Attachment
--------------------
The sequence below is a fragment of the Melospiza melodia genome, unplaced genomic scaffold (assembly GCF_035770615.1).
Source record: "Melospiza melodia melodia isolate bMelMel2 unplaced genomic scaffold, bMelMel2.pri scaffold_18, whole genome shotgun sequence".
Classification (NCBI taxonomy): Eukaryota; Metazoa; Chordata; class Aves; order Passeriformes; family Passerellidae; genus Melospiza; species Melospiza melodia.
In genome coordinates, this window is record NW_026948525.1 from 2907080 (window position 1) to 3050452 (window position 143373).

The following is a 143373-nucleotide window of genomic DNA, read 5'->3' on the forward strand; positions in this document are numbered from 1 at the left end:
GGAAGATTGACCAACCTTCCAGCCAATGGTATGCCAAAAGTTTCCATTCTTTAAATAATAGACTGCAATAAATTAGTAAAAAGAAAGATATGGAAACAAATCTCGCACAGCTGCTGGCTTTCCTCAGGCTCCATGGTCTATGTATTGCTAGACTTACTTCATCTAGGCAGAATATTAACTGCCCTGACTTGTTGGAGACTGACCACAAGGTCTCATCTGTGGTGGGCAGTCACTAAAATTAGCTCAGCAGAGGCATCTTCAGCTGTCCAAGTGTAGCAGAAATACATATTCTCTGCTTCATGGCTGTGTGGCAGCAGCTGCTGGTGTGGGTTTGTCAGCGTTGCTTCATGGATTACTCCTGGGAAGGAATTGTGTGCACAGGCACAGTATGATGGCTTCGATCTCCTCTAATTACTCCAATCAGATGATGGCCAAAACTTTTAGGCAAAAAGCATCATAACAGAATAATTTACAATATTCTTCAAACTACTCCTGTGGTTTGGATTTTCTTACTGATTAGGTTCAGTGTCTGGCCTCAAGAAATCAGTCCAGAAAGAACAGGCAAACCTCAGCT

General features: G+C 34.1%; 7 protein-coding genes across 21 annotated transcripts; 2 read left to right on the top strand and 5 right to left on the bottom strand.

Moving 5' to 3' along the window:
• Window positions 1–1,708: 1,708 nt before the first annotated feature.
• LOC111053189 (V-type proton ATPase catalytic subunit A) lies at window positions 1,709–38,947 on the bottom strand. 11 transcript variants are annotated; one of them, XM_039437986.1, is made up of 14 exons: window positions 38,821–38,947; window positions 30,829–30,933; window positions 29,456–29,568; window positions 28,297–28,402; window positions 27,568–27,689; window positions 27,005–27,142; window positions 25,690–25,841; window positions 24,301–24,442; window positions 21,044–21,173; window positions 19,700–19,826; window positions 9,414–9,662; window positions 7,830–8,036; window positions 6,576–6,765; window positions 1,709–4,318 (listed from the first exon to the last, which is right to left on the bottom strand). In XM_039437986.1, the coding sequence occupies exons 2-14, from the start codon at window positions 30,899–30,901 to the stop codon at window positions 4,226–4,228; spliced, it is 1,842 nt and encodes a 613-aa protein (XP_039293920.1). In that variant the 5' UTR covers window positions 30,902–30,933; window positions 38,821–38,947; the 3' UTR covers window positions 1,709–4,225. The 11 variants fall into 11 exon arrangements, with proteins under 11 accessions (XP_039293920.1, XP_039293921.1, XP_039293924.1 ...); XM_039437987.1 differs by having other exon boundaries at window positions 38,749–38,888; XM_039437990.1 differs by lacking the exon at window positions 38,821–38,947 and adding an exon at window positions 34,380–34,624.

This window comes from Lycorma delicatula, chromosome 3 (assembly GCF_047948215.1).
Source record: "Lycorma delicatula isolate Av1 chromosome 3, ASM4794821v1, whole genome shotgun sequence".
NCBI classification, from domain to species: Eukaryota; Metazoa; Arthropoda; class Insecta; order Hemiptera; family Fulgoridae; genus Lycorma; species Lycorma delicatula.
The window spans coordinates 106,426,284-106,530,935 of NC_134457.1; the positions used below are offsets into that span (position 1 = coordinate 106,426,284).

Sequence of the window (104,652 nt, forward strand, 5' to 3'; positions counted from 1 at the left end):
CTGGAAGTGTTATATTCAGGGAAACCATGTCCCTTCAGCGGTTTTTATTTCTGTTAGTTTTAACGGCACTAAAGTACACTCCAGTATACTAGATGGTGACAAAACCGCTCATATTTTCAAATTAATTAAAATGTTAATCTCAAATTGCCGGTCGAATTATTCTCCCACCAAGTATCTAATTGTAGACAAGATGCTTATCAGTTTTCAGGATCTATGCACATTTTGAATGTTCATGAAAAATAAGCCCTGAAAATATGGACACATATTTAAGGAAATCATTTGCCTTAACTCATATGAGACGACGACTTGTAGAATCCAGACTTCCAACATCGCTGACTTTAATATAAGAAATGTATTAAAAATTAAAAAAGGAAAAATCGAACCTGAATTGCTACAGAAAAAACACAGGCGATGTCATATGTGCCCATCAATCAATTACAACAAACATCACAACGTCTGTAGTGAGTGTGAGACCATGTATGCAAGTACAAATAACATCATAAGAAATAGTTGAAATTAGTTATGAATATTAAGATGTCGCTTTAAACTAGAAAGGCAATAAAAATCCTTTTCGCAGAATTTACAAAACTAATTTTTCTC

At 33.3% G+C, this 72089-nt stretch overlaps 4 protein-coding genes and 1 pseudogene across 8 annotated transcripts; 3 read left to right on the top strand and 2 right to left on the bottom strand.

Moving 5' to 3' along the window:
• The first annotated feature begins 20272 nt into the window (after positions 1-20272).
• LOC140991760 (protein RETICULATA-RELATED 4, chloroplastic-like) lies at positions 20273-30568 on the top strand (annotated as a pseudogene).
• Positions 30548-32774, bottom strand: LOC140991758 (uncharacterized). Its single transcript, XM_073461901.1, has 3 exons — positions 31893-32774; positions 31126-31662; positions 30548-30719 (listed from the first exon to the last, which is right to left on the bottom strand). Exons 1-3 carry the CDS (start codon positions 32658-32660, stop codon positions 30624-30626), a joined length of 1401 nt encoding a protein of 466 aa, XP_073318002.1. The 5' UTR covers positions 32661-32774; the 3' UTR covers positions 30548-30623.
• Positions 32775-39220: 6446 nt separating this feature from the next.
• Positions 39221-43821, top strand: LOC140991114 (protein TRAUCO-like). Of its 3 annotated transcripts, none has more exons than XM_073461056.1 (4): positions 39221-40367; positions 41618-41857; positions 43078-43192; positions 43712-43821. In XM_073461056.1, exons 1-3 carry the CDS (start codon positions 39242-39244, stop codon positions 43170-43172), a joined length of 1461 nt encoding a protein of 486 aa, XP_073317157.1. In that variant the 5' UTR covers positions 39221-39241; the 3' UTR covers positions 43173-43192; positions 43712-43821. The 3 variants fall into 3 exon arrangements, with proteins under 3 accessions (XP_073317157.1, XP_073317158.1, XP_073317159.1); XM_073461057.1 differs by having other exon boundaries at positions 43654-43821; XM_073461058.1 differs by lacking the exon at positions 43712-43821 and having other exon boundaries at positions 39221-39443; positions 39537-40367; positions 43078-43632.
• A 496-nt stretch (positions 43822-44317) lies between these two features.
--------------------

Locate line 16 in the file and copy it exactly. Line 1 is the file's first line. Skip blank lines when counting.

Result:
CTGGAAGTGTTATATTCAGGGAAACCATGTCCCTTCAGCGGTTTTTATTTCTGTTAGTTTTAACGGCACTAAAGTACACTCCAGTATACTAGATGGTGACAAAACCGCTCATATTTTCAAATTAATTAAAATGTTAATCTCAAATTGCCGGTCGAATTATTCTCCCACCAAGTATCTAATTGTAGACAAGATGCTTATCAGTTTTCAGGATCTATGCACATTTTGAATGTTCATGAAAAATAAGCCCTGAAAATATGGACACATATTTAAGGAAATCATTTGCCTTAACTCATATGAGACGACGACTTGTAGAATCCAGACTTCCAACATCGCTGACTTTAATATAAGAAATGTATTAAAAATTAAAAAAGGAAAAATCGAACCTGAATTGCTACAGAAAAAACACAGGCGATGTCATATGTGCCCATCAATCAATTACAACAAACATCACAACGTCTGTAGTGAGTGTGAGACCATGTATGCAAGTACAAATAACATCATAAGAAATAGTTGAAATTAGTTATGAATATTAAGATGTCGCTTTAAACTAGAAAGGCAATAAAAATCCTTTTCGCAGAATTTACAAAACTAATTTTTCTC